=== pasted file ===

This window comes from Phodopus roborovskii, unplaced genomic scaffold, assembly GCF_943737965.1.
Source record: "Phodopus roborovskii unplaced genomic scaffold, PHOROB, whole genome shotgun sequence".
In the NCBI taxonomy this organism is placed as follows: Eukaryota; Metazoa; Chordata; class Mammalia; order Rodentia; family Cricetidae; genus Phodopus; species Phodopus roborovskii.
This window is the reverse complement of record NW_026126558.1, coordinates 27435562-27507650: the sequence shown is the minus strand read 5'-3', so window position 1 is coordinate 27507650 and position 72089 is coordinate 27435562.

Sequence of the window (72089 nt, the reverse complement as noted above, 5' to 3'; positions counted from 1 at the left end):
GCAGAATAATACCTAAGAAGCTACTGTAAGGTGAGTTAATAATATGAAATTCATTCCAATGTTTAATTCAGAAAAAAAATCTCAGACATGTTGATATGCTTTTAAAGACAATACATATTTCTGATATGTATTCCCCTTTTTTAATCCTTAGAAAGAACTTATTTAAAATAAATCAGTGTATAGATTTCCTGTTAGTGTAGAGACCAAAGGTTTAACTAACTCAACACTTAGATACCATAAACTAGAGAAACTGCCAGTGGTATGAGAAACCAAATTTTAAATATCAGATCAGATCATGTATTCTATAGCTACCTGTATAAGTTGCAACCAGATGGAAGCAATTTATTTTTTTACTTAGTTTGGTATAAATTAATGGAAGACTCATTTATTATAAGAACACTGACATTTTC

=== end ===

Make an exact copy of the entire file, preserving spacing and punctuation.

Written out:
This window comes from Phodopus roborovskii, unplaced genomic scaffold, assembly GCF_943737965.1.
Source record: "Phodopus roborovskii unplaced genomic scaffold, PHOROB, whole genome shotgun sequence".
In the NCBI taxonomy this organism is placed as follows: Eukaryota; Metazoa; Chordata; class Mammalia; order Rodentia; family Cricetidae; genus Phodopus; species Phodopus roborovskii.
This window is the reverse complement of record NW_026126558.1, coordinates 27435562-27507650: the sequence shown is the minus strand read 5'-3', so window position 1 is coordinate 27507650 and position 72089 is coordinate 27435562.

Sequence of the window (72089 nt, the reverse complement as noted above, 5' to 3'; positions counted from 1 at the left end):
GCAGAATAATACCTAAGAAGCTACTGTAAGGTGAGTTAATAATATGAAATTCATTCCAATGTTTAATTCAGAAAAAAAATCTCAGACATGTTGATATGCTTTTAAAGACAATACATATTTCTGATATGTATTCCCCTTTTTTAATCCTTAGAAAGAACTTATTTAAAATAAATCAGTGTATAGATTTCCTGTTAGTGTAGAGACCAAAGGTTTAACTAACTCAACACTTAGATACCATAAACTAGAGAAACTGCCAGTGGTATGAGAAACCAAATTTTAAATATCAGATCAGATCATGTATTCTATAGCTACCTGTATAAGTTGCAACCAGATGGAAGCAATTTATTTTTTTACTTAGTTTGGTATAAATTAATGGAAGACTCATTTATTATAAGAACACTGACATTTTC